Help your pupils understand world events such as Ukraine crisis, Ofsted boss urges headteachers

AN EDUCATION boss is urging schools across the country – including in Portsmouth – to engage with their pupils as they watch ‘terrible’ world events unfold.

Saturday, 12th March 2022, 4:42 pm
Updated Saturday, 12th March 2022, 4:43 pm

The head of Ofsted has addressed headteachers, saying that they will need to help pupils understand complex global issues such as the crisis in Ukraine.

Speaking to the annual conference of the Association of School and College Leaders, Amanda Spielman, Ofsted’s chief inspector, said that ‘children here know what’s going on in the world’ and that ‘they absorb information, not all of it accurate, and they also share their concerns with their friends’.

She added: ‘Once again you will need to help them understand world events that are outside their control, while minimising their anxieties.

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Ofsted chief inspector Amanda Spielman. Picture: Ofsted/PA Wire

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She said that watching the ‘terrible scenes’ unfolding in Ukraine were a ‘stark reminder that Covid has no monopoly on creating fear and concern’.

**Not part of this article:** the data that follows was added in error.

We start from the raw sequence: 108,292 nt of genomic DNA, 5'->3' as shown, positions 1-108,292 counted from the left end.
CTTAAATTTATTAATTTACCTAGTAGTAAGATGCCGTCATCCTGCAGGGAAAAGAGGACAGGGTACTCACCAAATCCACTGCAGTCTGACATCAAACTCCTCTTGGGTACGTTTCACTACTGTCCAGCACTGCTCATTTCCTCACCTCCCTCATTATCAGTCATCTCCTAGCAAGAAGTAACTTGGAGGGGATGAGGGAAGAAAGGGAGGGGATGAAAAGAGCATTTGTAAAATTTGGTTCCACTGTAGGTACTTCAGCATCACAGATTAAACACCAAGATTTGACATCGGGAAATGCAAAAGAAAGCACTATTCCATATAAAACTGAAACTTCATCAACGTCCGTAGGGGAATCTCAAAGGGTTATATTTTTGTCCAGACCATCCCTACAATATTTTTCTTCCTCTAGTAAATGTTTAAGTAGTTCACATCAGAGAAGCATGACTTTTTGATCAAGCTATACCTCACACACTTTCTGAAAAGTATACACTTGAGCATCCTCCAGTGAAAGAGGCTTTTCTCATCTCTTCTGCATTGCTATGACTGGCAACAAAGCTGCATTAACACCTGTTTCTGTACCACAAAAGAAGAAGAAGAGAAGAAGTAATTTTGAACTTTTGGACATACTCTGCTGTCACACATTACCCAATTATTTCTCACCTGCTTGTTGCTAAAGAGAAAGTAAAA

She condemned ‘the terrible impact of the Russian invasion on the lives of all Ukrainians’, adding that this fell particularly on the children, ‘who suffer so much and whose future is so uncertain’.

On Friday, education secretary Nadhim Zahawi told the ASCL conference that online classroom Oak National would be providing auto-translated versions of its lessons in Ukrainian and Russian for 100,000 newly arrived refugee pupils.

Ms Spielman told heads that the disruption of the last two years had ‘fractured the social contract’ around education.

She added: ‘For years that contract has been clear, parents have a responsibility to get their children to school, with minimum absences, and in return schools do their level best to educate and look after those children’.

She added that it was now time to ‘remake that contract’, with Ofsted’s research finding that schools with strong attendance strategies ‘unsurprisingly’ proving more adept at ensuring pupils came into school during the pandemic.

The head of Ofsted also told headteachers not to run mock inspections as these are a ‘waste of precious time’.

Ms Spielman said she was ‘acutely aware’ of teacher workload and wellbeing which had been ‘thrown into sharp relief by the pandemic’.

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